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7 more F-35 maintenance bays for Williamtown

written by Staff reporter | January 2, 2024

The federal government has finalised a $210 million deal with BAE systems that will see seven more F-35 maintenance bays created at Williamtown.

The funding boost will grow overall capacity to 13 bays and mean the Hunter Valley could potentially service a global F-35 fleet that will reach more than 3,000 aircraft.

Australia’s newest fighter jet, the F-35, was bought to replace the F/A-18A/B Classic Hornets which has been in service since 1985 and retired in late 2021.

The RAAF will have a final fleet of 72 as part of the $17 billion AIR 6000 Phase 2A/B program, with three squadrons based at RAAF Base Williamtown and RAAF Base Tindal.

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Defence Industry Minister Pat Conroy revealed the government recently signed stage two of a facility services deed with BAE Systems Australia worth $110 million, which is in addition to its initial first stage commitment of $100 million announced last year.

“This contract extension more than doubles our initial investment in the F-35 sustainment hub at Williamtown and underscores the Albanese government’s commitment to growing our defence industry,” said Minister Conroy.

“Crucially, this contract secures jobs for people across the Hunter and nationally for decades to come. It also ensures the Hunter Valley’s future as a hub for the sustainment of Australian aircraft, and potentially from other nations.”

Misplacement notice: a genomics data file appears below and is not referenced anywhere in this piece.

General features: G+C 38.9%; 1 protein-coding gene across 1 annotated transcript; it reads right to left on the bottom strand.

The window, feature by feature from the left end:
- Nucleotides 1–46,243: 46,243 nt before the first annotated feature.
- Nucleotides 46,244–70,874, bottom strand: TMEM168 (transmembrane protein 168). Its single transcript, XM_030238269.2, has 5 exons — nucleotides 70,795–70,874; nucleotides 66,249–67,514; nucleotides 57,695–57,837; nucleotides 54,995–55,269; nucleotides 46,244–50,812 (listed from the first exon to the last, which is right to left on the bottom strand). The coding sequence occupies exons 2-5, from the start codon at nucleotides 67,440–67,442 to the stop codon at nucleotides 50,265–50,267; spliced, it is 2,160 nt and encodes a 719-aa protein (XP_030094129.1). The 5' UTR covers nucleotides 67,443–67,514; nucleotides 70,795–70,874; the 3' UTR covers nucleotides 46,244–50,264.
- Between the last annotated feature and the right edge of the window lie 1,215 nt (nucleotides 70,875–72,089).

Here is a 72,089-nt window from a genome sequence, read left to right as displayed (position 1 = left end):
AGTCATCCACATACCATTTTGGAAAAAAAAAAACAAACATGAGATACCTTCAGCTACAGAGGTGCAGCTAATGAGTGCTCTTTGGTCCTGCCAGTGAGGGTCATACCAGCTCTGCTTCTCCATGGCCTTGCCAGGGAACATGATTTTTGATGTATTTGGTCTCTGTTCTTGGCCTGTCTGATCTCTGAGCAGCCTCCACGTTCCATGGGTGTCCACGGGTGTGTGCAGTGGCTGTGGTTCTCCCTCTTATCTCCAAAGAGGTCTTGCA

It comes after Australian Aviation reported in October how local Rosebank Engineering formally opened its F-35 wheels and brakes repair depot in Melbourne.

The facility in Bayswater, 27 kilometres east of the state capital’s CBD, will support Australia’s fleet of F-35A aircraft in partnership with the F-35 Joint Program Office, Lockheed Martin Aeronautics, Honeywell, and the Australian Department of Defence.

Rosebank Engineering has previously provided maintenance, repair, and overhaul support to the RAAF on F/A-18A/B Classic Hornet (retired) and in-service F/A-18F Super Hornet aircraft.

The Lockheed Martin program director for Australia’s F-35s, Rob Weitzman, welcomed the depot activation.

“Rosebank Engineering’s new F-35 wheels and brakes repair facility will provide critical support infrastructure to F-35 fleets operating in the Indo-Pacific region, including the Royal Australian Air Force,” said Weitzman.

“This is an example of Australia’s world-class engineering capabilities and demonstrates how the F-35 program is contributing significantly to the growth and development of Australia’s defence industry, which has been awarded over $4.13 billion in global production and sustainment contracts through the F-35 program to date.”

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